5 legislators want to leave committees after representative disciplined

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From left, top to bottom: Reps. Heather Scott, Ron Nate, Karey Hanks, Christy Zito, Dorothy Moon, Priscilla Giddings.

BOISE — Five lawmakers asked to be removed from their House committees Monday after Rep. Heather Scott, R-Blanchard, was stripped of her committees last week.

The members who made the request included Rep. Ron Nate, R-Rexburg; Rep. Dorothy Moon, R-Stanley; Rep. Karey Hanks, R-St. Anthony; Rep. Christy Zito, R-Hammett, and Rep. Priscilla Giddings, R-White Bird.

All of the representatives, except for Nate, are in their first terms.

House Speaker Scott Bedke, R-Oakley, stripped Scott of her legislative committee assignments last week after she reportedly made unprofessional comments, alleging female lawmakers offer sexual favors in exchange for chairmanship positions.

Bedke said Monday that he will not consider the legislators’ request to be removed from their committees.

“Their message has been received,” Bedke said. “But I’m not going to honor their request.”

After her colleagues made their request, Scott told the Press-Tribune, “That’s amazing,” but did not expand.

“I think it’s ridiculous that other members would like to have their committees removed.”

Minority Leader Rep. Mat Erpelding, D-Boise, said after the House met that he felt the five lawmakers were making a mistake.

“The comments by Rep. Scott regarding the women in her caucus were totally uncivil, they question their ethics and they’re not right, but I think it’s ridiculous that other members would like to have their committees removed,” Erpelding said.

The feud between leadership and the five defiant lawmakers on Monday came after Rep. Christy Perry, R-Nampa, wrote a letter to Bedke following a series of issues that Perry said were concerning.

In her letter, Perry accused Scott of acting unprofessionally and behaving in a manner that has had a negative impact on her Republican colleagues, especially female lawmakers who no longer feel safe in Scott’s presence.

The letter was not a formal ethics complaint, just an effort by Perry to make Bedke aware of what she believed was an ongoing problem.

Moving forward

Scott can no longer vote in committee hearings, but she can vote on the House floor. She is not forbidden from attending the committee hearings.

She was previously assigned to committees for State Affairs, Commerce and Human Resources and Environment, Energy and Technology.

On Monday, Scott did not attend the scheduled afternoon meeting for Environment, Energy and Technology Committee.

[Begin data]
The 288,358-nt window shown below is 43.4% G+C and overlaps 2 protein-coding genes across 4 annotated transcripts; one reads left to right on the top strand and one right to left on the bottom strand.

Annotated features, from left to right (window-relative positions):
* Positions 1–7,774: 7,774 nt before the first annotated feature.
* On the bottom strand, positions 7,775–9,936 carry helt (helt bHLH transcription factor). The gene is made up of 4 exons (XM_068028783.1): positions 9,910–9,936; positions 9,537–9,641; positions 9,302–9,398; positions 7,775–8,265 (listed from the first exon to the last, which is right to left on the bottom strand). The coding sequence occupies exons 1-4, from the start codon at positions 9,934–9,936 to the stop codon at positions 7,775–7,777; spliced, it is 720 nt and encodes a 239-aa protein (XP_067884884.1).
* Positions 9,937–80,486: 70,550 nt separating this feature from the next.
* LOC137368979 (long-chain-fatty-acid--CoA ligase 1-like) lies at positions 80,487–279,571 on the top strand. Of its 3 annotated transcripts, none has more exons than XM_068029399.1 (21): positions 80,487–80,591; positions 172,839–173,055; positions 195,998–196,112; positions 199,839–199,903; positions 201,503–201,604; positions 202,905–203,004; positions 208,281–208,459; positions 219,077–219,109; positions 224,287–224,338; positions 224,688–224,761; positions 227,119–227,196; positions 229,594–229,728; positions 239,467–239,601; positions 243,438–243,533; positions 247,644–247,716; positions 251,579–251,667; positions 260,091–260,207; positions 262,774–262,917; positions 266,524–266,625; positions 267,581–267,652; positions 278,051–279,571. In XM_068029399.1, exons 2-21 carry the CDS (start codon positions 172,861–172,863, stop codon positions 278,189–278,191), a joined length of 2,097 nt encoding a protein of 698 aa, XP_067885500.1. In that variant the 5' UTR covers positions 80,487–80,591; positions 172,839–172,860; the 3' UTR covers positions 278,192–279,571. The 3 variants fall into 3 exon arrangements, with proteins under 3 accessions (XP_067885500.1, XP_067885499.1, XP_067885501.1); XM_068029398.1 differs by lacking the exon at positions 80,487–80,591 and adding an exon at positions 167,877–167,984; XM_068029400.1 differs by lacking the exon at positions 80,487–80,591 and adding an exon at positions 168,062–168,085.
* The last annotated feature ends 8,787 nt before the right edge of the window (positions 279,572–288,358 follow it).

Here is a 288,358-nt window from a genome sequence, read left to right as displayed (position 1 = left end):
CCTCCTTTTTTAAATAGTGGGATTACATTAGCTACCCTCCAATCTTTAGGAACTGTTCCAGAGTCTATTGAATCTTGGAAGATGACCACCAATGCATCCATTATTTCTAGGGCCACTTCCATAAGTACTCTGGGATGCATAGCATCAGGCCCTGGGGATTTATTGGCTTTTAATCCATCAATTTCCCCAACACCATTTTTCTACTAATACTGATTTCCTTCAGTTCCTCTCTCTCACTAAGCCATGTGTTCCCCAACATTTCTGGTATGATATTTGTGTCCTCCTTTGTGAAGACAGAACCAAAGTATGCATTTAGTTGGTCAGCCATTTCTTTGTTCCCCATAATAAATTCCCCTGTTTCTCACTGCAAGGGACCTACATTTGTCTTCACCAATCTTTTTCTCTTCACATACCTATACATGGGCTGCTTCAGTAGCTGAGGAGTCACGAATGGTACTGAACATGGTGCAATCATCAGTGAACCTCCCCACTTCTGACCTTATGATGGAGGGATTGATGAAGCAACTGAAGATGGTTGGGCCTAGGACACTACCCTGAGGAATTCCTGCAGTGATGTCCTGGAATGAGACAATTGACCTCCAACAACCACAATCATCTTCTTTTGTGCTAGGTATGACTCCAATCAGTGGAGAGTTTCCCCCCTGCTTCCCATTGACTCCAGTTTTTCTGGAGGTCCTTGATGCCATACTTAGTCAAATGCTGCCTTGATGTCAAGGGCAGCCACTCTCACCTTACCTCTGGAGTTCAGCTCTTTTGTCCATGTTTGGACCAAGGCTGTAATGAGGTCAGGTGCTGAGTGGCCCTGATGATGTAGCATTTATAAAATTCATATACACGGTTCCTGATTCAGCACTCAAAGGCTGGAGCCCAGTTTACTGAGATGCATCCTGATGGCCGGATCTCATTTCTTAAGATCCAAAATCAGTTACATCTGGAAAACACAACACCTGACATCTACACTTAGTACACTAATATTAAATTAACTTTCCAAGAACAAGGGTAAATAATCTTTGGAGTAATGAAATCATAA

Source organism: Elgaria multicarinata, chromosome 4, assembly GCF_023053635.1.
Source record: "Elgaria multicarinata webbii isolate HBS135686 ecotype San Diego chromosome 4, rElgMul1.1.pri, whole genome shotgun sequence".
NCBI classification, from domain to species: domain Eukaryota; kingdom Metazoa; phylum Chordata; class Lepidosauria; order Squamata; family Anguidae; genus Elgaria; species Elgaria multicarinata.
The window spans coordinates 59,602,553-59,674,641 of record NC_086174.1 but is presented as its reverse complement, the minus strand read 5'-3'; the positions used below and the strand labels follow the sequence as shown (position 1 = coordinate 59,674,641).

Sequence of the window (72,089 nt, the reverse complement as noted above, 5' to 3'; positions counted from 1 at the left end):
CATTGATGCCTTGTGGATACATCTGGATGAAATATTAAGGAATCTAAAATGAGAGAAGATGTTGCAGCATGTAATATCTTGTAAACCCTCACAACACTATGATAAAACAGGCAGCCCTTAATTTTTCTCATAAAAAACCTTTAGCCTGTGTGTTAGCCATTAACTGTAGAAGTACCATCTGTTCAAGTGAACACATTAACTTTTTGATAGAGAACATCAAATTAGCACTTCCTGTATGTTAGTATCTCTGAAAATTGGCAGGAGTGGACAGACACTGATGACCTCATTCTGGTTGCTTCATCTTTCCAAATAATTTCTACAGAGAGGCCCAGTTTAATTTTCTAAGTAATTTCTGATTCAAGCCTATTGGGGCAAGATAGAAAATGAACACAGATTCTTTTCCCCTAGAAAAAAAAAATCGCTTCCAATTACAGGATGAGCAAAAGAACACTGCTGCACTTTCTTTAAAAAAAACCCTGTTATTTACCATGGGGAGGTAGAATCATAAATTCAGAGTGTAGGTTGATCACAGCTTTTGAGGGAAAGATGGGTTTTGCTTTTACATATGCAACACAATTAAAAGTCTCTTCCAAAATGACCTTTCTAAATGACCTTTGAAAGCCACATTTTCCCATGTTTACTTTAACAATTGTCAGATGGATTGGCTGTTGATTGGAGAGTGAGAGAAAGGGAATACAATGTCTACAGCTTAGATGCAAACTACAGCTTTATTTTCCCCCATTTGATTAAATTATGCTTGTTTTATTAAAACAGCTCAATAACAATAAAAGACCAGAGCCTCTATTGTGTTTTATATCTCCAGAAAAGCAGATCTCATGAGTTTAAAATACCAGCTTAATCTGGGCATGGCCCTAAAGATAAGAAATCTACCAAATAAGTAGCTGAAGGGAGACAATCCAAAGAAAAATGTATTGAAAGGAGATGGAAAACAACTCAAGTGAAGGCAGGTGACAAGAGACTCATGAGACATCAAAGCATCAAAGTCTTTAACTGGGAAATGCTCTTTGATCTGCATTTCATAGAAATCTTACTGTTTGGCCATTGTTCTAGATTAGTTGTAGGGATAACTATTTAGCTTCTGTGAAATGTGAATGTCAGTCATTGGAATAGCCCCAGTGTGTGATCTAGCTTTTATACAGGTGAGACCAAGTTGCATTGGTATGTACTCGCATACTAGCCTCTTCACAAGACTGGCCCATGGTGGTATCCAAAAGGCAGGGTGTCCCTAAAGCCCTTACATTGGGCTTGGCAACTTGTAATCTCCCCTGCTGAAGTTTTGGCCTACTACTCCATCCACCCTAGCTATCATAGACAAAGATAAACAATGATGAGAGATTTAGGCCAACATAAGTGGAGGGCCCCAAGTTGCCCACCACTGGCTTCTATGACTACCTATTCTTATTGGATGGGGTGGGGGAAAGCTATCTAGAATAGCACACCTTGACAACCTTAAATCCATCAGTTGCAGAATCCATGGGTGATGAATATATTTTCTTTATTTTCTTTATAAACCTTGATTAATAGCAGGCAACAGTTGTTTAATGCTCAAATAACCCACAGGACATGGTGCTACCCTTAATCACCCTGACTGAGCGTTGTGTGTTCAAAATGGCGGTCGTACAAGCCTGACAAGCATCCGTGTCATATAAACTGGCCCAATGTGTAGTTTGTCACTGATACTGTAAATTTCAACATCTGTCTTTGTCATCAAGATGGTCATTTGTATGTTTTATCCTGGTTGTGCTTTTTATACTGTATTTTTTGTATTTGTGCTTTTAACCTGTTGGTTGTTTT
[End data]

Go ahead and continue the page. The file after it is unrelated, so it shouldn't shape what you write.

Nate and Moon did attend the committee meeting, as they are assigned to the committee.

If all six lawmakers were to stop voting in committee hearings for the rest of the 2017 session, nine committees would be affected. Most prominently, State Affairs, Environment, Energy and Technology, and Judiciary, Rules and Administration committees would have three absent votes each.

Committee assignments

Moon is assigned to the committees for Commerce and Human Resources, Education and Environment, Energy and Technology.

Nate, who is in his second term, is assigned to the committees for Environment, Energy and Technology, Judiciary, Rules and Administration and Revenue and Taxation.

Giddings is assigned to the committees for Local Government, State Affairs and Resources and Conservation.

Hanks is assigned to the committees for Agricultural Affairs, Health and Welfare and Judiciary, Rules and Administration.

Zito is assigned to the committees for Agricultural Affairs, Judiciary, Rules and Administration and State Affairs.

Hanks, Moon, Zito and Giddings could not be reached for comment.

Ongoing battles

“It’s especially disturbing when I see the voice of one legislator being taken away with no clear reason why.”

Nate has been publicly tied to Scott in recent months, as the pair recently released their legislative agenda through Growing Freedom for Idaho — a conservative website outlining plans to lower taxes and promote government transparency.

Using social media, Scott has used the platform to openly blast Bedke, the media and conservatives she believes are part of “the establishment.”

“I always stand up for the citizens of Idaho and it’s especially disturbing when I see the voice of one legislator being taken away with no clear reason why,” Nate said. “I always do my best to represent my citizens, but I’m also vigilant about making sure that every legislator has a voice.”

Nate said he is still unclear as why, specifically, Bedke removed Scott from her committee assignments and whether it was even tied to the alleged comment about female lawmakers.

When asked if he would boycott committee meetings or abstain from voting in meetings, Nate said he would fulfill his legal obligations if Bedke doesn’t remove him from his committee meetings.

Idaho House Rule 7 notes that a representative must be present on the House floor and if he or she is absent without leave, the Sergeant at Arms will bring in the absentee. Arrest of absentees shall not be made unless ordered by a majority of members present. The House rules do not, however, specify whether a lawmaker is required to attend a committee meeting.

“I will do what I am legally obligated to do,” Nate said. “If the rules require me to be on committees (Bedke) hasn’t removed me from, I will fulfill my legal obligations and represent my citizens and all of Idaho to the best of my ability.”

This story originally appeared in the Idaho-Press Tribune. It is used here with permission.

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